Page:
Sing your way to physical and spiritual health
by Francis O’Neill
Do you want a healthier body, a healthier immune system, a healthier soul? Well read this sing your way to physical and spiritual health article!
So often I have wondered about the benefits of singing for improving one’s health – that it may be good for promoting a healthy body and mind.
My good ol’ singing days
These days I don’t sing as much as I did some years back. No I wasn’t in a choir, I’m thinking of when I used to regularly visit a pub in the wilds of Leicestershire, and where every Friday and Saturday evenings the pub would fill up with regulars who turned up with the sole intention of having a good old sing song – well okay there was another added attraction but that’s what pubs are for anyhow.
There would be the pianist and one or two turning in with guitars or even a flute for one session – and bagpipes for another. I’d occasionally give a blast on my mouthorgan too.
I have fond memories of those moments and I recall how it really did help to release any tension and help me to feel great and relaxed – lifted even. So I buy into the value of singing – and singing with others helps too.
Dr Kim’s recipe
So then I came across a Dr Ben Kim’s website and his comments on singing for health, which he really believes in. He suggests though that it is ‘not any old singing will do.’ The kind of singing that will provide you with significant health benefits has to come from deep inside your chest, even from your abdomen.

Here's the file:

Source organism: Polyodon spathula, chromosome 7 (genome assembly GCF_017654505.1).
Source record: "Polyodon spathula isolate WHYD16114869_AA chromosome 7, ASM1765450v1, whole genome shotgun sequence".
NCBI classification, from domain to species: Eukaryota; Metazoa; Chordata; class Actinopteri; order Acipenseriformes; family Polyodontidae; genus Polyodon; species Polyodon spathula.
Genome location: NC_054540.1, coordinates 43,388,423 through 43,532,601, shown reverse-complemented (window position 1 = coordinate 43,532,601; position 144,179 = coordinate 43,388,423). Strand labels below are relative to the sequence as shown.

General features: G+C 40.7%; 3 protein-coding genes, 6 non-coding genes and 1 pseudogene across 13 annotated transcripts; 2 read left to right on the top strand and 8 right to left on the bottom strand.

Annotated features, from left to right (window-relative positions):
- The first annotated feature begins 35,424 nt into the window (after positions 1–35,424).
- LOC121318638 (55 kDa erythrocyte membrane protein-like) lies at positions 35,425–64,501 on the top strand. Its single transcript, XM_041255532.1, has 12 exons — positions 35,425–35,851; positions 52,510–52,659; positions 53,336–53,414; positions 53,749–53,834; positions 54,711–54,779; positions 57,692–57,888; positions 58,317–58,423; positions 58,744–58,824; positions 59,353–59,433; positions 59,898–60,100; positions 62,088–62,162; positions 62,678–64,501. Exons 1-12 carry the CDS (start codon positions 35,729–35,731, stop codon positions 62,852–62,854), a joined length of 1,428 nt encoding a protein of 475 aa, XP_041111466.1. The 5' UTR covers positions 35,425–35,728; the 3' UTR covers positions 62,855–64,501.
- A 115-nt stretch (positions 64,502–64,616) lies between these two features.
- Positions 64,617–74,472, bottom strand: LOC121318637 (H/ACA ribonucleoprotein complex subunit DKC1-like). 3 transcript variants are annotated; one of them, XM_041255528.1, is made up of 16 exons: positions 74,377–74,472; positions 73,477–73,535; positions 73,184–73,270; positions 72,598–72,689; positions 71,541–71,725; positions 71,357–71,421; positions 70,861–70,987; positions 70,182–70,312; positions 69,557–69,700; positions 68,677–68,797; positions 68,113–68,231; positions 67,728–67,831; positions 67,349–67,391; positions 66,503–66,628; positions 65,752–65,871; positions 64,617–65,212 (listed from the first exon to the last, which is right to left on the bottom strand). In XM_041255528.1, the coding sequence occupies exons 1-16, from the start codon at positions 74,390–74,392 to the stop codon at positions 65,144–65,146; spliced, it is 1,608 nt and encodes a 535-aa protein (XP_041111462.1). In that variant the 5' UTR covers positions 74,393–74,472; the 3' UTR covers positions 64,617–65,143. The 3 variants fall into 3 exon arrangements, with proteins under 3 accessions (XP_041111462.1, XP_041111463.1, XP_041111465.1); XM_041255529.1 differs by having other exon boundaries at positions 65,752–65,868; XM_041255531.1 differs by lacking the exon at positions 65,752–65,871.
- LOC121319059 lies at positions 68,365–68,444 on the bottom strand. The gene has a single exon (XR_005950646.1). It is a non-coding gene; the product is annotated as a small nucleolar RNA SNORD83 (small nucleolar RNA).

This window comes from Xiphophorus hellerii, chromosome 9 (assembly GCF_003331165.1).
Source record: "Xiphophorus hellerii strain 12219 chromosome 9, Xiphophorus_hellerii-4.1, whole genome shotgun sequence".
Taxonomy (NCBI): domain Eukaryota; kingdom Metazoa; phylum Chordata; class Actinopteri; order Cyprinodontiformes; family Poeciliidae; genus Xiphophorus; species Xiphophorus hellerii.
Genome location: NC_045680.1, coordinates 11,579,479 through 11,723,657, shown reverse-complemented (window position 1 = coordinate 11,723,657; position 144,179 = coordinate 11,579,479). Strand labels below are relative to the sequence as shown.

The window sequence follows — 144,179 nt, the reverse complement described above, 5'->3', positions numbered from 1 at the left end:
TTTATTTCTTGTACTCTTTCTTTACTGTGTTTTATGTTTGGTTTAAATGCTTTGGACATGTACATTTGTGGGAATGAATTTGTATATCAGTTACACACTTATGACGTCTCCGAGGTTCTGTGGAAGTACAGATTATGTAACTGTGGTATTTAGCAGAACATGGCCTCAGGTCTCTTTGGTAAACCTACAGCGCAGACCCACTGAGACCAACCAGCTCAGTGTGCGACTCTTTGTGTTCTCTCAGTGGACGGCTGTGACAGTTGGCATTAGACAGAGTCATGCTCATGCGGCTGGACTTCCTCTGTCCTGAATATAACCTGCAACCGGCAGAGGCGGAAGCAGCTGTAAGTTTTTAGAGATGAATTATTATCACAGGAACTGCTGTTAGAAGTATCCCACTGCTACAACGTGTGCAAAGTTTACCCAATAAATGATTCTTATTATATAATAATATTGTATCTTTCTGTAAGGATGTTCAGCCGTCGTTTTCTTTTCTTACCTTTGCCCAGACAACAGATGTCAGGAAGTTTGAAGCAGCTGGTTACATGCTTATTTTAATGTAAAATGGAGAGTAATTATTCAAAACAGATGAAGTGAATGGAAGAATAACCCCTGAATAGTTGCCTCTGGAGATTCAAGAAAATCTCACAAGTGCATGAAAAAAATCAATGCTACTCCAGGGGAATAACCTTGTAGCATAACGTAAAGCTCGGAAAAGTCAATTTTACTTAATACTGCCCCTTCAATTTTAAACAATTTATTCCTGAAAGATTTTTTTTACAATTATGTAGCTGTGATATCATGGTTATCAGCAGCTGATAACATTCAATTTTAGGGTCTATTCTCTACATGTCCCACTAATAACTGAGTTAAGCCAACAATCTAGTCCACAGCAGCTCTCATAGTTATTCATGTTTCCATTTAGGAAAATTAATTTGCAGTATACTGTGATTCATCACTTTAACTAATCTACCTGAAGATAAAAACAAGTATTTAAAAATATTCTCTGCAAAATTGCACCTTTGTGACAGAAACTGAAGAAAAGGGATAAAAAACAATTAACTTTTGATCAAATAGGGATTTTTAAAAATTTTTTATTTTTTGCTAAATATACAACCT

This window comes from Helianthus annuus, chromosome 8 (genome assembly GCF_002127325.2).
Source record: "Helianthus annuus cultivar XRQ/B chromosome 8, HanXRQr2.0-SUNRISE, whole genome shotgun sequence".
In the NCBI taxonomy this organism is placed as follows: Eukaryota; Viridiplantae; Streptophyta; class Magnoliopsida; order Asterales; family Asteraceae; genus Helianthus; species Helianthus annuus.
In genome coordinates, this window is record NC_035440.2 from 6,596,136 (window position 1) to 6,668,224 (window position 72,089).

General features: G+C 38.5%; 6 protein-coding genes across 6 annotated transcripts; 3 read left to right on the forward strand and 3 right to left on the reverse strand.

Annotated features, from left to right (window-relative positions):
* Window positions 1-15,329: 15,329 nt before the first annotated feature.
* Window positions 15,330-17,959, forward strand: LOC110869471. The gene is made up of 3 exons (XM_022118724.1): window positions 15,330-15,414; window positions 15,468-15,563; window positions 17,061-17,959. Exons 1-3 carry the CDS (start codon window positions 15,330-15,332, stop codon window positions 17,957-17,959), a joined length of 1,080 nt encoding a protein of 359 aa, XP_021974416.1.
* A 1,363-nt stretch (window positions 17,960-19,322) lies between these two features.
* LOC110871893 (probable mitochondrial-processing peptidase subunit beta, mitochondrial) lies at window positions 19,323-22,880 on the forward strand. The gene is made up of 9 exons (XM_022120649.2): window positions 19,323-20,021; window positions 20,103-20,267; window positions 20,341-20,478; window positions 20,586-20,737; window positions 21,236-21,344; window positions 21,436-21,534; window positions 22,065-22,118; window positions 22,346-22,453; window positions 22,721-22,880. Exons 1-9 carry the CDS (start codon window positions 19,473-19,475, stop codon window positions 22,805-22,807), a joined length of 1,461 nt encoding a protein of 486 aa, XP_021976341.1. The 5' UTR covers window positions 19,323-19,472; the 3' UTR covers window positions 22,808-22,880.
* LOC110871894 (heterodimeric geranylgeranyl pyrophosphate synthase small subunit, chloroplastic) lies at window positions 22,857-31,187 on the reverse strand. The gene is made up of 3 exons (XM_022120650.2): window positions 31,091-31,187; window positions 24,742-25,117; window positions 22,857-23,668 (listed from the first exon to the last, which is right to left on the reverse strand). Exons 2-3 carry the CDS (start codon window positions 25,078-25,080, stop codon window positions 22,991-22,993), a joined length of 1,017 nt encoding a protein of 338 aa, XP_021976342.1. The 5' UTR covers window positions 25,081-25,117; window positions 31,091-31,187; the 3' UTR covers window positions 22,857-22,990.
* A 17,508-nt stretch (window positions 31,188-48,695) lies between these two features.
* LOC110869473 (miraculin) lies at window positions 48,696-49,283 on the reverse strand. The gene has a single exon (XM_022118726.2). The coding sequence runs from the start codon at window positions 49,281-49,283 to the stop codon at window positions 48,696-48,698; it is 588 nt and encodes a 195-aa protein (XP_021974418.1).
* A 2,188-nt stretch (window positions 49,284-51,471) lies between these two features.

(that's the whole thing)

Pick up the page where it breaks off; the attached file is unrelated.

This, he continues is about using your diaphragm – the large muscle that separates your chest and abdominal cavities – to push air out through your vocal cords – which, according to Dr Kim is, ‘a good way to promote a healthy lymphatic system, which in turn promotes a healthy immune system.’ I hope those of you who may be relying on antibiotics for cures are taking note of this good news.
Sing with others
Dr Kim suggests you sing with others for the greatest benefit. If you want to learn how to sing in harmony with others but don’t know how, you can play a CD or tune into a video.
He also says that, ‘Whether you get your feet wet with singing in harmony with others or not, do your health a favor and belt out a few tunes on a regular basis.’ and adds, ‘But remember: it has to come from deep within, not just from your throat.’
Another Doctor agrees
And he is so right. This is as much about release of stress and relaxation as anything. Another doctor Dr James Le Fanu, writing in The Telegraph had this to say, ‘Singing involves virtually every muscle group, vibrating the whole system like a tonic massage.
It increases lung capacity, improves posture, clears the sinuses and boosts mental alertness by increasing the amount of oxygen in the blood. And for good measure it exercises the facial muscles – helping to maintain youthful good looks.’ And I was thinking it was the beer that was responsbile for the latter.
Finding your Inner Voice